2824. Robert Southey to Chauncy Hare Townshend [fragment], 22 July 1816

2824. Robert Southey to Chauncy Hare Townshend [fragment], 22 July 1816 ⁠* 

Keswick, July 22. 1816.

My dear Chauncey

. . . . . . . It will be unfortunate if chance should not one day bring me within reach of you; but I would rather that chance should bring you to Cumberland, when you can spare a few weeks for such a visit. [1]  You will find a bed, plain fare, and a glad welcome; books for wet weather, a boat for sunny evenings; the loveliest parts of this lovely county within reach and within sight; and myself one of the best guides to all the recesses of the vales and mountains. As a geologist, you will enjoy one more pleasure than I do, who am ignorant of every branch of science. Mineralogy and botany are the only branches which I wish that I had possessed, not from any predilection for either, but because opportunities have fallen in my way for making observations (had I been master of the requisite knowledge) by which others might have been interested and guided. These two are sciences which add to our out-door enjoyments, and have no injurious effects. Chemical and physical studies seem, on the contrary, to draw on very prejudicial consequences. Their utility is not to be doubted; but it appears as if man could not devote himself to these pursuits without blunting his finer faculties.

This county is very imperfectly visited by many of its numerous guests. They take the regular route, stop at the regular stations, ascend one of the mountains, and then fancy they have seen the Lakes, in which, after a thirteen years’ residence, I am every year discovering new scenes of beauty. Here I shall probably pass the remainder of my days. Our church, as you may perhaps recollect, stands at a distance from the town, unconnected with any other buildings, and so as to form a striking and beautiful feature in the vale. The churchyard is as open to the eye and to the breath of heaven as if it were a Druid’s place of meeting. There I shall take up my last abode, and it is some satisfaction to think so – to feel as if I were at anchor, and should shift my berth no more. [2]  A man whose habitual frame of mind leads him to look forward, is not the worse for treading the churchyard path, with a belief that along that very path his hearse is one day to convey him.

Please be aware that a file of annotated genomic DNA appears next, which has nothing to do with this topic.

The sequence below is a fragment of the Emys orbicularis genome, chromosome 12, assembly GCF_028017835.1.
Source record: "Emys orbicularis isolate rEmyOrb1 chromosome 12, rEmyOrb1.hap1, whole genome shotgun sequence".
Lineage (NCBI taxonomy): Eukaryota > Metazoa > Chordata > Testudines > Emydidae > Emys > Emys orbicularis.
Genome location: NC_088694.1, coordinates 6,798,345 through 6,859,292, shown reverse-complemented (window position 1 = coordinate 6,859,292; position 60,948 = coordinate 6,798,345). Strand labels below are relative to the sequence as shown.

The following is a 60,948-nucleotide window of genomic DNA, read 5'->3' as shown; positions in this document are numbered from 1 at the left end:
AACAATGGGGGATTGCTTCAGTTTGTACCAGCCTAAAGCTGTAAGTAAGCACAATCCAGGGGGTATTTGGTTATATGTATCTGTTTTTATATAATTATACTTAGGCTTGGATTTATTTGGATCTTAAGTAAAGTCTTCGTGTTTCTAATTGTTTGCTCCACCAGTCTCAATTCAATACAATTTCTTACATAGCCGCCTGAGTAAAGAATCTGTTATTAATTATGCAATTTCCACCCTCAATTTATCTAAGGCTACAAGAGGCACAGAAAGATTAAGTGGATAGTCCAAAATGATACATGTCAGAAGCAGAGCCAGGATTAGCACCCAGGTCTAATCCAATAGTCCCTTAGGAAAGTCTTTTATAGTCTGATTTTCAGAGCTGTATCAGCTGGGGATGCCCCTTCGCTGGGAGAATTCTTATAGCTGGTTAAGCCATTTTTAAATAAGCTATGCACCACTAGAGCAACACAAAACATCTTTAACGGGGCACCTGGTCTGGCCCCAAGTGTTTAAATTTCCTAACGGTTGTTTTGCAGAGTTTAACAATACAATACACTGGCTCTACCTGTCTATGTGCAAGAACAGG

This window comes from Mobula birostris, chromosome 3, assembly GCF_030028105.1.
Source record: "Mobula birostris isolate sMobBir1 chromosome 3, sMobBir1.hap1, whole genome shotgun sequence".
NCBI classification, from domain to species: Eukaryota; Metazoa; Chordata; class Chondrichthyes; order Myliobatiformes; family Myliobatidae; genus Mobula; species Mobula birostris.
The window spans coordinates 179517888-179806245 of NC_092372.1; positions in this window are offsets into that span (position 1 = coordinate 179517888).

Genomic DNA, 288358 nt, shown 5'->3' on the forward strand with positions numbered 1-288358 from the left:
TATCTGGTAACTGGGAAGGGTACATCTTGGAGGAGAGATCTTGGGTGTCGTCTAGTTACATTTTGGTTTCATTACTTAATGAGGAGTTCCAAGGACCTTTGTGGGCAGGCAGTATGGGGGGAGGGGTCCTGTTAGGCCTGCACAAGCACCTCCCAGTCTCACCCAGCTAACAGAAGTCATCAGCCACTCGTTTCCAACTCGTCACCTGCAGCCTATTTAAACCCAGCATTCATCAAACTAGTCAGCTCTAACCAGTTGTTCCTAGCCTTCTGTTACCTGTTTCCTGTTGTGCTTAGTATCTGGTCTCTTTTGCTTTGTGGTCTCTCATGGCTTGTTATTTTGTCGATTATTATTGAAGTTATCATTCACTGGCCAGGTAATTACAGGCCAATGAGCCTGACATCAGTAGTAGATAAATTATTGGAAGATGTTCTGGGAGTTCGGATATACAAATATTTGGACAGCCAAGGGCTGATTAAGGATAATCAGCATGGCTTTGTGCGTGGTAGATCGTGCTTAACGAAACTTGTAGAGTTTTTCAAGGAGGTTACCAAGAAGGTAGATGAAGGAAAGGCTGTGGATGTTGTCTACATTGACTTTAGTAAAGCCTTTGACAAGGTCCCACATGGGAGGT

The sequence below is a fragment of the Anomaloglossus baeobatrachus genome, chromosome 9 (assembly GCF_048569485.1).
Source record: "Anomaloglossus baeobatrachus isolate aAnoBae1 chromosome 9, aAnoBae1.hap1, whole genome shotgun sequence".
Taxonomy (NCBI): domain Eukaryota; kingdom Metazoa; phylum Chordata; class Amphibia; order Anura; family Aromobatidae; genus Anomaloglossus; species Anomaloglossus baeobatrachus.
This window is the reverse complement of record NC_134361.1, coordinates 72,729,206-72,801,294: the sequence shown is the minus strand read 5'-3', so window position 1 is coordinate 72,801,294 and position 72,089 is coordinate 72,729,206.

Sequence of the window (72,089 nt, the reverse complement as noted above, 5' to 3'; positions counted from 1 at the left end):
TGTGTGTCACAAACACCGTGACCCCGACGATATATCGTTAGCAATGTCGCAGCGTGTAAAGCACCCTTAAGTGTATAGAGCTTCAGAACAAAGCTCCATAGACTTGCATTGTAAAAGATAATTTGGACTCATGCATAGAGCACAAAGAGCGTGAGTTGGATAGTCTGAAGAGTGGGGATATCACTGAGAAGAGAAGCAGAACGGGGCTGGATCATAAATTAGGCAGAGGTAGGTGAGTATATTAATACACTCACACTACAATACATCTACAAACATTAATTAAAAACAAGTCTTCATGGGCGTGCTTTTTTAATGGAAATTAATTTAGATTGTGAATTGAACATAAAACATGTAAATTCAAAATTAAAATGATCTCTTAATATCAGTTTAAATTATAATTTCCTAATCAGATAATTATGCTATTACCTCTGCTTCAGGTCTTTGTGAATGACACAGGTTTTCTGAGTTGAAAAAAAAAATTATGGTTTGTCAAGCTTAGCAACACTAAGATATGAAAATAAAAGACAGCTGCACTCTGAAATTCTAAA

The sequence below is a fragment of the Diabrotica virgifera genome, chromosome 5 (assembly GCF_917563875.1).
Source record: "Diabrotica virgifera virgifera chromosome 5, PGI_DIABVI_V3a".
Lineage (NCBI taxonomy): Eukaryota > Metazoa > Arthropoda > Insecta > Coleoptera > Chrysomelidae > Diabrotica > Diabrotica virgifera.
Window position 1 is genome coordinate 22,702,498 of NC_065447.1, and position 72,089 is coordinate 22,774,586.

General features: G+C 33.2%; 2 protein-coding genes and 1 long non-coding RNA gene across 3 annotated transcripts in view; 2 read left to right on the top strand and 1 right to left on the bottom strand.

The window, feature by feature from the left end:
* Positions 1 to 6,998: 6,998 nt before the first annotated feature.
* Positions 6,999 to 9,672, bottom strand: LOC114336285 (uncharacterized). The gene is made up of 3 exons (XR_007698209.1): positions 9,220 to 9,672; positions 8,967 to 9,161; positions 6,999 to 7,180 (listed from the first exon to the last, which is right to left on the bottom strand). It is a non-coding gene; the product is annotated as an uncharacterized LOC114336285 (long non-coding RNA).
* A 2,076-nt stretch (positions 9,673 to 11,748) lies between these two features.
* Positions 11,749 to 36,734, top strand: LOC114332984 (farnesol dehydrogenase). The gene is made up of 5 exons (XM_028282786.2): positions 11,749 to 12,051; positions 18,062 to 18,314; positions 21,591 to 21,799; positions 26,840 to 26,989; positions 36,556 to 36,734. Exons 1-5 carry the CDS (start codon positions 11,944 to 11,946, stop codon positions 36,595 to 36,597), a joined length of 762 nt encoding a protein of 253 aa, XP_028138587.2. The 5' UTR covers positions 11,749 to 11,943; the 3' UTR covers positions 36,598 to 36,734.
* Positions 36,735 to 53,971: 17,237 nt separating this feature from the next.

Do not imagine that I am of a gloomy temper, – far from it; never was man blessed with a more elastic spirit or more cheerful mind; and even now the liquor retains its body and its strength, though it will sparkle no more.

Your comments upon the Castle of Indolence express the feeling of every true poet; the second part must always be felt as injuring the first. [3]  I agree with you, also, as respecting the Minstrel, beautiful and delightful as it is. It still wants that imaginative charm which Thomson has caught from Spenser, but which no poet has ever so entirely possessed as Spenser himself. [4]  Among the many plans of my ambitious boyhood, the favourite one was that of completing the Faery Queen. [5]  For this purpose I had collected every hint and indication of what Spenser meant to introduce in the progress of his poem, and had planned the remaining legends in a manner which, as far as I can remember after a lapse of four or five-and-twenty years, was not without some merit. What I have done as a poet falls far short of what I had hoped to do; but in boyhood and in youth I dreamt of poetry alone; and I suppose it is the course of nature, that the ardour which this pursuit requires should diminish as we advance in life. In youth we delight in strong emotions, to be agitated and inflamed with hope, and to weep at tragedy. In maturer life we have no tears to spare; it is more delightful to have our judgment exercised than our feelings.

God bless you! Come and visit me when you can. I long to see you.



* MS: MS untraced; text is taken from Charles Cuthbert Southey (ed.), Life and Correspondence of Robert Southey, 6 vols (London, 1849–1850)
Previously published: Charles Cuthbert Southey (ed.), Life and Correspondence of Robert Southey, 6 vols (London, 1849–1850), IV, pp. 190–192 [in part]. BACK

[1] Townshend visited Southey in Keswick in October 1818; see Robert Southey to Grosvenor Charles Bedford, 26 October 1818, Letter 3203. BACK

[2] Southey, his first wife Edith, and many members of their family are buried in the churchyard of St Kentigern’s, Crosthwaite. BACK

[3] James Thomson (1700–1748; DNB), The Castle of Indolence (1748). BACK

[4] James Beattie (1735–1803; DNB), The Minstrel (1771–1774). Like Thomson’s Castle of Indolence, it was indebted to Edmund Spenser (1552?–1599; DNB). BACK

[5] Spenser’s The Faerie Queene (1590–1596), a particular influence on Southey, both as a young writer and on the works he produced as Poet Laureate. As a youth, Southey had planned a six–book continuation but abandoned the idea after writing three cantos, which he destroyed; see Southey to William Taylor, 12 March 1799, The Collected Letters of Robert Southey. Part Two, Letter 387. BACK

Places mentioned

Keswick (mentioned 1 time)
Crosthwaite Church (mentioned 1 time)